Many Americans Misperceive Heart Disease Prevalence, Prevention
A Cleveland Clinic survey finds that although heart disease is the leading cause of death in the United States, 68% of Americans don’t know it’s the foremost killer of women.
According to the survey, many Americans incorrectly thought breast cancer was the leading cause of death in women, with men especially likely to think this (44% vs 33%). Among millennials, 80% couldn’t identify heart disease as the leading cause of death in women. Heart disease accounts for 1 in every 4 deaths in the United States.
The survey also found that many Americans didn’t recognize key symptoms of heart attacks in women. Many don’t know that chest pain (24%), shortness of breath or sweating (28%), pain in the neck or back of jaw (43%), new or dramatic fatigue (55%), and nausea/ vomiting (60%) are signs of a heart attack in females.
Americans also don’t recognize that most heart disease is preventable—for both men and women. Even though 90% of heart disease is due to modifiable/controllable risk factors, only 8% of Americans know that.
The survey found there’s also a lot of confusion on what steps to take to prevent heart disease—and when. The survey found the following:
• Eighty percent don’t know the proper time to start getting their cholesterol tested is in their 20s.
• Twenty-nine percent mistakenly believing that a low-fat diet is most healthful for your heart.
• Only 19% know that the Mediterranean diet is the most heart-healthy diet.
• More than one-half (58%) misguidedly believe that taking an aspirin a day is a good way to prevent heart disease.
“Treatment of heart disease has come a long way in the past few decades, but we still need to work on prevention. There are so many simple changes that patients and the public can make that can provide significant improvements to their cardiovascular health,” said Samir Kapadia, MD, chairman of cardiovascular medicine at Cleveland Clinic. “Whether it be regarding diet, exercise, or other lifestyle factors, we need to continue to educate people about how to take control of their heart health.”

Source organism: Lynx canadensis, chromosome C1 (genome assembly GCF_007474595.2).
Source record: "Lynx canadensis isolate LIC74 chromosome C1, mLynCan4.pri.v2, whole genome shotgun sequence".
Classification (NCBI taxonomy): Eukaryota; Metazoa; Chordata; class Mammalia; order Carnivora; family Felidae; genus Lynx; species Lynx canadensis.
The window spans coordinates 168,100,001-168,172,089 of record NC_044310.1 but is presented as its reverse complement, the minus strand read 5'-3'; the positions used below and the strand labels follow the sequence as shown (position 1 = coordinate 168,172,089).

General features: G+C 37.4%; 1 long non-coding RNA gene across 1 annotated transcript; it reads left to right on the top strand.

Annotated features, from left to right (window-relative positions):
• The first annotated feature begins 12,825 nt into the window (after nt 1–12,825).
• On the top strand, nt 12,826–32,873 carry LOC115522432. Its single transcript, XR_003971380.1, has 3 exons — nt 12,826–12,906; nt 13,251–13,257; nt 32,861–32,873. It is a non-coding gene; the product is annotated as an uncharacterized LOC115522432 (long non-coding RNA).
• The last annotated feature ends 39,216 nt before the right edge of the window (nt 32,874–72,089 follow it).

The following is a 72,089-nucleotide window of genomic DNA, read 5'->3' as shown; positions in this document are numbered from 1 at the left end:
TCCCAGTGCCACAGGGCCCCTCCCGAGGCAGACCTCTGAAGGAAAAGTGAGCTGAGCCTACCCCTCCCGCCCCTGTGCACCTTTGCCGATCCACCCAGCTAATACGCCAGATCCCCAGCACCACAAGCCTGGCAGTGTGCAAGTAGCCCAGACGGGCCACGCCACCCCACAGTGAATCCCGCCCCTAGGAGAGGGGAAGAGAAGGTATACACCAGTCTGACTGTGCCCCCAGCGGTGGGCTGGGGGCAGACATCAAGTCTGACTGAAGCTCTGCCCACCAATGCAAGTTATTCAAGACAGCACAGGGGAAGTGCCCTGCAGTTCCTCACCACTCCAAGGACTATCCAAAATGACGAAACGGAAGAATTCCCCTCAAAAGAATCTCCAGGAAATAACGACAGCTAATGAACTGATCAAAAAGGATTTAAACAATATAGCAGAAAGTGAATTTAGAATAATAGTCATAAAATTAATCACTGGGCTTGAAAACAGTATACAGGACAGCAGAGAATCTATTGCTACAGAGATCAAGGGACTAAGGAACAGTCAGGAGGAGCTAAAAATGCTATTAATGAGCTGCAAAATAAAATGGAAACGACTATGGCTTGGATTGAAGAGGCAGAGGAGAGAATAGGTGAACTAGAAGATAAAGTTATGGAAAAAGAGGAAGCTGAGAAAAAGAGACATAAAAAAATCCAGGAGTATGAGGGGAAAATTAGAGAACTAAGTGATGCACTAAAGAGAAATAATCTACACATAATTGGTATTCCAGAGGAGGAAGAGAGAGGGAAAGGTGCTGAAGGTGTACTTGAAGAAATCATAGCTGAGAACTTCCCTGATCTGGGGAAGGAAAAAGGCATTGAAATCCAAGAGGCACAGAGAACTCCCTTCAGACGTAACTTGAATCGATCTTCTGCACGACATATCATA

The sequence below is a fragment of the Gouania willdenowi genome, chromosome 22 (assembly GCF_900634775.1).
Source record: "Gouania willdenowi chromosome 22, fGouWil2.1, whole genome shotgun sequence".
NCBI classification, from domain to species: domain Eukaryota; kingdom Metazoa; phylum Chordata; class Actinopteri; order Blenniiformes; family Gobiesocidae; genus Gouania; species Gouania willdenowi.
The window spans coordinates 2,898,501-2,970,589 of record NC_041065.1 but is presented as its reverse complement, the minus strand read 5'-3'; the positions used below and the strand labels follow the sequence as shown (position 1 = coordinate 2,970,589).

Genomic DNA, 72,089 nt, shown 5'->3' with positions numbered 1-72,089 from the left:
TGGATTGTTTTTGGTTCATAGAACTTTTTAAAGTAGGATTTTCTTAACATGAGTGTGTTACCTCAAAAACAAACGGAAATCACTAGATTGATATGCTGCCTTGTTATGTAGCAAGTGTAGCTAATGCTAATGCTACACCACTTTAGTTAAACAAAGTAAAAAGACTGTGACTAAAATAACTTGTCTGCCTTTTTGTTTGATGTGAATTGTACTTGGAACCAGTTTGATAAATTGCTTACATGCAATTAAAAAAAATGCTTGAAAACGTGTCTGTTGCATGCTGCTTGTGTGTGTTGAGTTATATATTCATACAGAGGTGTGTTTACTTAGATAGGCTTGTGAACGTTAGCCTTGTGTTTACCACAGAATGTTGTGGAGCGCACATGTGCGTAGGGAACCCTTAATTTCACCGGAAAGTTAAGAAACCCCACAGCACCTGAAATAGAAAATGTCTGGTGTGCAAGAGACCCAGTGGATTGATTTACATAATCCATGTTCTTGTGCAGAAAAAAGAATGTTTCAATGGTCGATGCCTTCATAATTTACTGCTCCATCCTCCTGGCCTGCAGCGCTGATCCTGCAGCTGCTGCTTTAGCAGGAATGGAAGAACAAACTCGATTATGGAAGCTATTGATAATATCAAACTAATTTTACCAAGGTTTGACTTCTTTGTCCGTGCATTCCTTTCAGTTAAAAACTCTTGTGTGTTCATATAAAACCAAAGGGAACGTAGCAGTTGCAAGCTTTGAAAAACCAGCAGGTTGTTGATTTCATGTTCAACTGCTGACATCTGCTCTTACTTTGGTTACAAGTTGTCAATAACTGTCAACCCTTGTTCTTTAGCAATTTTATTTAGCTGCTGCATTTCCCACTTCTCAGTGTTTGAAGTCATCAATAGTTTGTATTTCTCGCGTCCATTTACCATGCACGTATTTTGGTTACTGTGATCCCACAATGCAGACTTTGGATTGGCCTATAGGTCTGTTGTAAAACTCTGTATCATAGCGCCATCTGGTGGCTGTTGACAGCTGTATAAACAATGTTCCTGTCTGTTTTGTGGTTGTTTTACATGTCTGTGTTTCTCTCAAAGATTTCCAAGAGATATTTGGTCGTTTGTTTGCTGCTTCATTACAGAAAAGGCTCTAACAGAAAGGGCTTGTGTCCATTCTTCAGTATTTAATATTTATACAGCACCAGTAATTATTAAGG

Additional survey findings include the following:
• Vaping and the heart: One in five (18%) Americans believe vaping e-cigarettes is not harmful to their heart health, and this belief is even higher among millennials (26%).
• Not enough exercise: The survey found that more than one-half (58%) of Americans get less than the recommended 150 minutes of exercise per week, and 14% of Americans say they never exercise.
• Worried about their hearts: Americans are concerned about their hearts. 63% of people across all age groups believe it’s likely they’ll develop heart disease in the next 10 years.
The survey was conducted as part of Cleveland Clinic Heart, Vascular and Thoracic Institute’s “Love your Heart” consumer education campaign in celebration of American Heart Month. Cleveland Clinic has been ranked the No. 1 hospital in the country for cardiology and cardiac surgery for 25 years in a row by U.S. News & World Report.
For more information, go to: clevelandclinic.org/loveyourheart.
Cleveland Clinic’s survey of the general population gathered insights into Americans’ perceptions of heart health and prevention. This was an online survey conducted among a national probability sample consisting of 1,000 adults 18 years of age and older, living in the continental United States. The total sample data is nationally representative based on age, gender, ethnicity, and educational attainment census data. The online survey was conducted by Dynata and completed between September 23 and September 26, 2018. The margin of error for the total sample at the 95% confidence level is ±3.1 percentage points.